Kill the Compulsive Phone-Grab: Regaining Control & Clarity

4 04 2014

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Just read this article by Greg McKeown, a business writer, consultant and researcher specialising in leadership, strategy and social behaviour. Greg is the author of the newly published book Essentialism: The Disciplined Pursuit of Less, available here on Amazon: http://goo.gl/JKLel9.

As a busy and connected “Gen Y” professional, I am one of the worst when it comes to following the urge to check that smartphone every time it buzzes or beeps. A new email? What if it’s important??

While I don’t think realistically I will ever be one to keep a journal every day, this article put some things in perspective for me. It’s a good reminder of the importance of setting your own priorities and your own pace. In a world overflowing with (mostly trivial) information, demands and things to do, too often we try to attendtoeverythingatonce, and we end up getting nothing done well.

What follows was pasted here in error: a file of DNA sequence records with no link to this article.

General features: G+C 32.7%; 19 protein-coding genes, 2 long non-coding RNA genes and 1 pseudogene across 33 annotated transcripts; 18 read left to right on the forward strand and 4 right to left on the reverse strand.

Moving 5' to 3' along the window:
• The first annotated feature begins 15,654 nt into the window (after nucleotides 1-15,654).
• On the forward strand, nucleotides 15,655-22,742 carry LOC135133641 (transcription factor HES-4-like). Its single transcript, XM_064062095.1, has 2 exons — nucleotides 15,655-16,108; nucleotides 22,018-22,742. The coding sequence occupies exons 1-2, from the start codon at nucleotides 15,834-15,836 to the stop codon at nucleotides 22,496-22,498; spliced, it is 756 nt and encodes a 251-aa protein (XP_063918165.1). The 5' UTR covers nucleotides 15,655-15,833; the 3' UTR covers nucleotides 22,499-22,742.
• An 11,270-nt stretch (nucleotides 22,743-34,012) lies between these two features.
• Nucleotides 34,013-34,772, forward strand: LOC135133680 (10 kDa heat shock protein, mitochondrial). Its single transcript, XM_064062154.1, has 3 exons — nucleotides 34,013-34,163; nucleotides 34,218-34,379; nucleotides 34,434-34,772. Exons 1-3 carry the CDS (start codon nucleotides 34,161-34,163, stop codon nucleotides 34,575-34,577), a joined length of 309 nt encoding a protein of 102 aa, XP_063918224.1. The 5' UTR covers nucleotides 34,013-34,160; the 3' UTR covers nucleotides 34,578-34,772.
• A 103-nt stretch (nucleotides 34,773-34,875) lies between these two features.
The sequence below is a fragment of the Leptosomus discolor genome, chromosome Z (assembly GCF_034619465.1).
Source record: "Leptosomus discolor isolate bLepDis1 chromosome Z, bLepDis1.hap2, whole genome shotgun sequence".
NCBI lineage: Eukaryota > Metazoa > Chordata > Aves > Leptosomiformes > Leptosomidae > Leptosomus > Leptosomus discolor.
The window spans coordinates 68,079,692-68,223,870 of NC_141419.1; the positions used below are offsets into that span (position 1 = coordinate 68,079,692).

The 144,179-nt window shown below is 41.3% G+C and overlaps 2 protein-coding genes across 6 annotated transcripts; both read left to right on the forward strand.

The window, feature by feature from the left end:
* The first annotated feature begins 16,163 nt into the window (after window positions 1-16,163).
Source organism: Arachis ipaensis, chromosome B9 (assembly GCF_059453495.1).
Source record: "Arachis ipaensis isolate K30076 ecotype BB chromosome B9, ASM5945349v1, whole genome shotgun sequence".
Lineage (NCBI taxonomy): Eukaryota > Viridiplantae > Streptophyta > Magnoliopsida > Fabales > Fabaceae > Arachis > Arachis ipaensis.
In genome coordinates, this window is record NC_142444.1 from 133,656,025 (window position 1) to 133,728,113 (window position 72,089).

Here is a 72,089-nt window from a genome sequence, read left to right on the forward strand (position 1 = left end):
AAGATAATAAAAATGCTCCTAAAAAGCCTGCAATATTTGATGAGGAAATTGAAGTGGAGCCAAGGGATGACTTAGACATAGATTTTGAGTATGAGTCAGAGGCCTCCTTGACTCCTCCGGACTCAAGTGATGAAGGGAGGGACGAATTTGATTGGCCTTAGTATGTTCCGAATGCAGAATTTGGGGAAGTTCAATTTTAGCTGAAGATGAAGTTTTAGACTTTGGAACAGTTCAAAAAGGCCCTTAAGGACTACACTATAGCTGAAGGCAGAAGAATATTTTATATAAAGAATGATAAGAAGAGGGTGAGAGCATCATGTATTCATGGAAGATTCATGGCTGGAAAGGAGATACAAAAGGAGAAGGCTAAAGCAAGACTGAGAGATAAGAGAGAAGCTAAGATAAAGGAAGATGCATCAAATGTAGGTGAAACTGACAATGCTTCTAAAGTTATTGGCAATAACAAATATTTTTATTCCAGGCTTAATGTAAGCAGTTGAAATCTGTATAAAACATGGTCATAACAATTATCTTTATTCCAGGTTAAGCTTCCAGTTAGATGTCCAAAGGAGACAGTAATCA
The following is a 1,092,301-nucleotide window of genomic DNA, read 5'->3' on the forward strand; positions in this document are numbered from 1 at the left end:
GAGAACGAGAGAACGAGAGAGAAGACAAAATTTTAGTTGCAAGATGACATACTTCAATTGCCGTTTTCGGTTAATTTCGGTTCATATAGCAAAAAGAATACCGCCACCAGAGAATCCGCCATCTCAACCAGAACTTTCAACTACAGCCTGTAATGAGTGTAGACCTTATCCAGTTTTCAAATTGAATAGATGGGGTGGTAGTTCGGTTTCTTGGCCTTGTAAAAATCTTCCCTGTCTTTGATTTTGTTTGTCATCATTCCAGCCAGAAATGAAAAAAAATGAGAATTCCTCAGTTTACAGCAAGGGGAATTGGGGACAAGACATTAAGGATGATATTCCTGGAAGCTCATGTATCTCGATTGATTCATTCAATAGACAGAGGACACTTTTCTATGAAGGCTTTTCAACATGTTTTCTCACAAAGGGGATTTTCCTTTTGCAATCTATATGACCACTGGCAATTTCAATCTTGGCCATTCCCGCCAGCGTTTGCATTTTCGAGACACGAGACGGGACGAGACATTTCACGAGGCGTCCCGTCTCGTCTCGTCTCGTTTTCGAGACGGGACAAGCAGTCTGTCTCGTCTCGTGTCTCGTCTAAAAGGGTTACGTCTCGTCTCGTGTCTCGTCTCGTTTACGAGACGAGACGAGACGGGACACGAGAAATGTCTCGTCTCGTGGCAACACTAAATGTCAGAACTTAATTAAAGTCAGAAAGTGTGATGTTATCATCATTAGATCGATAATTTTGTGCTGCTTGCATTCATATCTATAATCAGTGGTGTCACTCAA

ImageA habit I am developing slowly is to spend 20 minutes every morning in my favourite café, take out a notebook and plan what I want to get done for the day. Amazing how when you set the framework of your day before you enter the office, it is that much easier to stick to the plan and avoid reacting to everything that comes across your desk (or screen). As someone once said, “Failing to plan is planning to fail.” Step back, give yourself the time to think. The more PROactive and less REactive we are, the more we are in control of our days and lives. And that, I find, is one of the single largest factors in personal satisfaction and happiness.

Enjoy the article.

Quinton

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One Thing Productive People Do Before Reaching for their Phones

Greg McKeown

In a recent study reported in TIME magazine, people check their phone on average 110 times a day. Some people checked it as much as 900 times a day; that’s once every minute of every waking hour of the day. Given those extremes, I don’t believe it makes me a Luddite to suggest it may be more productive – and certainly more Essentialist – to reach for a pocket notebook or journal before your phone. Here are a few reasons why: